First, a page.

"So although this study did not meet its endpoint in the intent-to-treat analysis, it does suggest that neoadjuvant therapy may be important for these patients," Weekes explained. "In the postresection analysis, there is an improvement in overall survival."

He pointed out that while the authors concluded that the results demonstrate a benefit for chemoradiation over upfront surgery, "I don't think you can conclude that based on the design of the study."

The study design cannot definitively define that neoadjuvant chemoradiation is better than direct surgical resection, he commented. But the results of this trial in aggregate with other recently published prospective trials demonstrate the benefit of radiation therapy in the neoadjuvant setting, he noted.

One question is whether the use of modern combination chemotherapy will increase the magnitude of benefit of neoadjuvant/perioperative chemoradiation-based therapy. Several ongoing studies are exploring this,  Weekes added.

Approached for comment, Benjamin Golas, MD, associate site chief of surgical oncology at Mount Sinai West and Mount Sinai St. Luke's Hospital and assistant professor of surgery at the Icahn School of Medicine in New York City, said, "As the outcomes for pancreatic cancer are so poor, any randomized controlled trial that shows an increase in survival is encouraging."

But as far as any immediate clinical implications from these data, he said that neoadjuvant therapy is already used in clinical practice. Most centers that treat high volumes of pancreatic disease are probably treating borderline-resectable tumors with some type of neoadjuvant therapy — whether systemic chemotherapy or chemoradiation, he said.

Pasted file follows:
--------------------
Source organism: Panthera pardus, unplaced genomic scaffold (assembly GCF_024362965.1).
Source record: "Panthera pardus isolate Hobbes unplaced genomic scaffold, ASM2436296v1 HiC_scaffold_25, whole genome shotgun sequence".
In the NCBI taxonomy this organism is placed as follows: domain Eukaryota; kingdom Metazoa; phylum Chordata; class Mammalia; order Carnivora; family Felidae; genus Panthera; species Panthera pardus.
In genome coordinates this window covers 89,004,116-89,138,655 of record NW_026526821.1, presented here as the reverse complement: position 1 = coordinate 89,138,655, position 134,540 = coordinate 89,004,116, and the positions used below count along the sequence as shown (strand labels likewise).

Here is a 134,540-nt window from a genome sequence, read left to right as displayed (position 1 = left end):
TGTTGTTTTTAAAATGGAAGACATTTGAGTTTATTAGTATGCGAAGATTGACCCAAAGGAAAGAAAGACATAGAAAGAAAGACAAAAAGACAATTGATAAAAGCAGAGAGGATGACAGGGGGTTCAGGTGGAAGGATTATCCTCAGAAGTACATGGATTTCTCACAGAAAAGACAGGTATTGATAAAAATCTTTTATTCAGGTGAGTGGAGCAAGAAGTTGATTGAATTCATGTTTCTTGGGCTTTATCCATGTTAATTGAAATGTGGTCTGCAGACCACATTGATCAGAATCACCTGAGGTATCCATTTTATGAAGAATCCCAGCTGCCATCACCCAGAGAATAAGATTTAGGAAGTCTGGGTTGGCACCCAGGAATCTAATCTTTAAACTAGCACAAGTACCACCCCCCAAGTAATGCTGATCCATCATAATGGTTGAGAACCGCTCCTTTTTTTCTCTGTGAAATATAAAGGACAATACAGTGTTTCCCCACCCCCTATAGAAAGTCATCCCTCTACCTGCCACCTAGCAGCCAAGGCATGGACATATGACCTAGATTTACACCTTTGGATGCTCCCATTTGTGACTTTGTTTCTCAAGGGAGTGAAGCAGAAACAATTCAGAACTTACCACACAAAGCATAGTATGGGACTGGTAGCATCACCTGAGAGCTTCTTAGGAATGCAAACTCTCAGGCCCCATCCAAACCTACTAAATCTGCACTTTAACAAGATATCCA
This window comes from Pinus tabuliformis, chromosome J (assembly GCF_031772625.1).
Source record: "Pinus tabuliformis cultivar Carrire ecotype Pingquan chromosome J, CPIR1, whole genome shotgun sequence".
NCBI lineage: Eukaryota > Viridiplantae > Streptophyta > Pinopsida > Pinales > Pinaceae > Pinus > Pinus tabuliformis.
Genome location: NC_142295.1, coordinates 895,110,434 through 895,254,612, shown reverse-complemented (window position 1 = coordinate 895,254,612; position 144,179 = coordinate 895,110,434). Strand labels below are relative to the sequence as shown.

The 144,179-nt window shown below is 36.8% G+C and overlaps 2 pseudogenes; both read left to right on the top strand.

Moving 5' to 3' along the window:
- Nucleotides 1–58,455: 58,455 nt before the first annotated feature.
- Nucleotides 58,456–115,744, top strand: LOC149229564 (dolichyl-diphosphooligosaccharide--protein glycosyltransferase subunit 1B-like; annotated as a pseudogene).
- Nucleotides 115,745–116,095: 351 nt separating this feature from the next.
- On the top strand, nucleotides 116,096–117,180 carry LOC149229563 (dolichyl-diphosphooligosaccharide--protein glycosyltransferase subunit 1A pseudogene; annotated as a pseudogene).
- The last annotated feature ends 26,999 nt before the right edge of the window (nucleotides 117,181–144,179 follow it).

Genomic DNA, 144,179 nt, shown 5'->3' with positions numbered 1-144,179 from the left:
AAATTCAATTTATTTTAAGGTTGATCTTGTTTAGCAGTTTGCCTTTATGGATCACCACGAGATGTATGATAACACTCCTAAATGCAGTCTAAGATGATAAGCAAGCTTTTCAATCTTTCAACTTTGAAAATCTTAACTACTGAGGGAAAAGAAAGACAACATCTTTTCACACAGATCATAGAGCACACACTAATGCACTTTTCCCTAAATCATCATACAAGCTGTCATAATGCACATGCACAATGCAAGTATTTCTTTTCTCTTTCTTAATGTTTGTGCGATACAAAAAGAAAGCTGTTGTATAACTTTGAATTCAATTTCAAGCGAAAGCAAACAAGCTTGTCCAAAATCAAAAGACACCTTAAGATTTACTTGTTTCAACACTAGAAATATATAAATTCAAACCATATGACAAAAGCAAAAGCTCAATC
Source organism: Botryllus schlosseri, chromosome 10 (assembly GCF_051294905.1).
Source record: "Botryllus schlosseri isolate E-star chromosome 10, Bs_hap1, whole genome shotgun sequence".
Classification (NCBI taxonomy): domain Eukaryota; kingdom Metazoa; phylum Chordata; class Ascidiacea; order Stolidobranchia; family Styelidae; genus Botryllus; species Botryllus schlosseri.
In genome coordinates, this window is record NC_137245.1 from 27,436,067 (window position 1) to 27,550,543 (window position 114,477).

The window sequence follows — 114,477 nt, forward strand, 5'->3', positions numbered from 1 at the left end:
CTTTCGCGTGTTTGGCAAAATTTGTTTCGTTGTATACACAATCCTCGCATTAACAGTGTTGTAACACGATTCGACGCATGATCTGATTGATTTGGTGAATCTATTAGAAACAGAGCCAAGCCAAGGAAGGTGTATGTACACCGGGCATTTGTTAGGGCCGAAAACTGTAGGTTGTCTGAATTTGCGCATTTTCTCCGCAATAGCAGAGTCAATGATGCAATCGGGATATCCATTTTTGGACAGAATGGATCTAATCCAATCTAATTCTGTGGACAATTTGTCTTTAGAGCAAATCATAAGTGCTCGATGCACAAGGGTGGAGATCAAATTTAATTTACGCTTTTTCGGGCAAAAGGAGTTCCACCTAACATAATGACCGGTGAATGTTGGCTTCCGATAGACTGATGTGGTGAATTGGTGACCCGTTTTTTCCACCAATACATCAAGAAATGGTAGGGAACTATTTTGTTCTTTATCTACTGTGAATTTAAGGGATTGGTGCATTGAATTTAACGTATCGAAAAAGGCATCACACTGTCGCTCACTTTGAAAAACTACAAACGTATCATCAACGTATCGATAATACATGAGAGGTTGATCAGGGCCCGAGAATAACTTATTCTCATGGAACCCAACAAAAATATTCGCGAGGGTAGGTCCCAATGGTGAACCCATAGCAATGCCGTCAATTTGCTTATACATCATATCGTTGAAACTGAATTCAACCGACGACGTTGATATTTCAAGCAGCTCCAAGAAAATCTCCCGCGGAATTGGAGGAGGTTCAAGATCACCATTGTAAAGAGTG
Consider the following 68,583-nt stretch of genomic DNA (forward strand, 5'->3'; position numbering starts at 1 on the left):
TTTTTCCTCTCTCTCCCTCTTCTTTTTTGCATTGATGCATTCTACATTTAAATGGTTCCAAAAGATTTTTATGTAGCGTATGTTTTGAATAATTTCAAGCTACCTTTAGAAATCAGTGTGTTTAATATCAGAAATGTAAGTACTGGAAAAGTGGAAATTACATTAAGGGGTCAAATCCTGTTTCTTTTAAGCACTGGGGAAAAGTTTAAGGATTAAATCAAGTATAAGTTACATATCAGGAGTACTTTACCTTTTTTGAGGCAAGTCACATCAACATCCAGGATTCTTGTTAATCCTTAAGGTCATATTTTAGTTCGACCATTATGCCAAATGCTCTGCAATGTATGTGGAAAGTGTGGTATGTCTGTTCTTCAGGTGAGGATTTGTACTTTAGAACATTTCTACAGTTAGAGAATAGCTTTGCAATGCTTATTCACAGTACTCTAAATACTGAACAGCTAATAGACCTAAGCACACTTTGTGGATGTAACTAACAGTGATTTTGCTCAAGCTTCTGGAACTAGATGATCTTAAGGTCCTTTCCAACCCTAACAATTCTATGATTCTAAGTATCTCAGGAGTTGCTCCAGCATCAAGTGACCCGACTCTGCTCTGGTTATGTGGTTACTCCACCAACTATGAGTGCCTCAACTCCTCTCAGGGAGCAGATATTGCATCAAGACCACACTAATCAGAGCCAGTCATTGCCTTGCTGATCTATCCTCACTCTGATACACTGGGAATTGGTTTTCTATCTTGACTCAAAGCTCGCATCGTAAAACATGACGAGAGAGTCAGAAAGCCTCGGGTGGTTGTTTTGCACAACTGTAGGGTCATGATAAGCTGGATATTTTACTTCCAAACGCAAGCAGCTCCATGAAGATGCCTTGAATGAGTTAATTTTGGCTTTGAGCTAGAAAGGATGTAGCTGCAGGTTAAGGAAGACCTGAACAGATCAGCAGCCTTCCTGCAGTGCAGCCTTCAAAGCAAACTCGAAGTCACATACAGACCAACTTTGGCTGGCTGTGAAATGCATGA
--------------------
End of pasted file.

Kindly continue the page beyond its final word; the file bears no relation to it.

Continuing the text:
"I think the biology of the disease dictates that we treat it in the neoadjuvant setting, although we don't really know what that is yet," he told Medscape Medical News.

He noted that this study used gemcitabine, but FOLFIRINOX (composed of oxaliplatin, leucovorin, irinotecan, and 5-fluorouracil)  is also being investigated. "The next trial should be radiation combined with FOLFIRINOX or some variation of that upfront, and hypothetically that may have an influence on survival," he said.

Also commenting, Igor Astsaturov, MD, PhD, associate professor and co-director of the Marvin and Concetta Greenberg Pancreatic Cancer Institute at Fox Chase Cancer Center, Philadelphia, Pennsylvania, said that these new "results reinforce the idea now widely accepted in the USA that a neoadjuvant approach is beneficial to patients with resectable pancreatic cancer."

The PEROPANC-1 trial showed statistically improved survival in the preoperative treatment group (overall survival, 17 months) compared with the surgery-alone group (overall survival, 13.5 months), he summarized.  This is somewhat inferior to the previously established benchmark in ESPAC-4 (28 months) or the even higher survival (54.5 months with modified FOLFIRINOX and 35 months with gemcitabine) just reported here at ASCO 2018.

"Factors contributing to such outcomes may include unresectable, metastatic cancers or positive margins, so the full presentation of these new results will be of interest to these specific points," he added.

"In our practice, we have adopted a more aggressive neoadjuvant chemotherapy and radiation approach," said Astsaturov. "With ongoing trials testing gemcitabine and Abraxane vs FOLFIRINOX, these presented results send a signal that we are on the right track of aggressive therapy for localized pancreatic cancer."

This study received funding from the Dutch Cancer Society KWF. Van Tienhoven has disclosed no relevant financial relationships. Weekes has disclosed relationships with Celgene, Lilly, Merrimack, Genentech/Roche, AbbVie, Millennium, and Bayer. Astsaturov and Golas have disclosed no relevant financial relationships.

American Society of Clinical Oncology (ASCO) 2018. Presented June 4, 2018. Abstract LBA4002